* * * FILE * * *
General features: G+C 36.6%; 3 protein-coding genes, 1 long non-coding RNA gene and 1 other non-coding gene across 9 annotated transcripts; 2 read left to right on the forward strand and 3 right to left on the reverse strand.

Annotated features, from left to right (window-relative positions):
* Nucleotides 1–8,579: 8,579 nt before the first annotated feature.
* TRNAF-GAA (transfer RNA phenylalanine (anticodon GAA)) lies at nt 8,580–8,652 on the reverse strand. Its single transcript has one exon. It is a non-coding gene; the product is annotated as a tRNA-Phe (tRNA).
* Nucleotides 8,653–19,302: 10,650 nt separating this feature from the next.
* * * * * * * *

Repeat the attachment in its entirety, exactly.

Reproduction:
General features: G+C 36.6%; 3 protein-coding genes, 1 long non-coding RNA gene and 1 other non-coding gene across 9 annotated transcripts; 2 read left to right on the forward strand and 3 right to left on the reverse strand.

Annotated features, from left to right (window-relative positions):
* Nucleotides 1–8,579: 8,579 nt before the first annotated feature.
* TRNAF-GAA (transfer RNA phenylalanine (anticodon GAA)) lies at nt 8,580–8,652 on the reverse strand. Its single transcript has one exon. It is a non-coding gene; the product is annotated as a tRNA-Phe (tRNA).
* Nucleotides 8,653–19,302: 10,650 nt separating this feature from the next.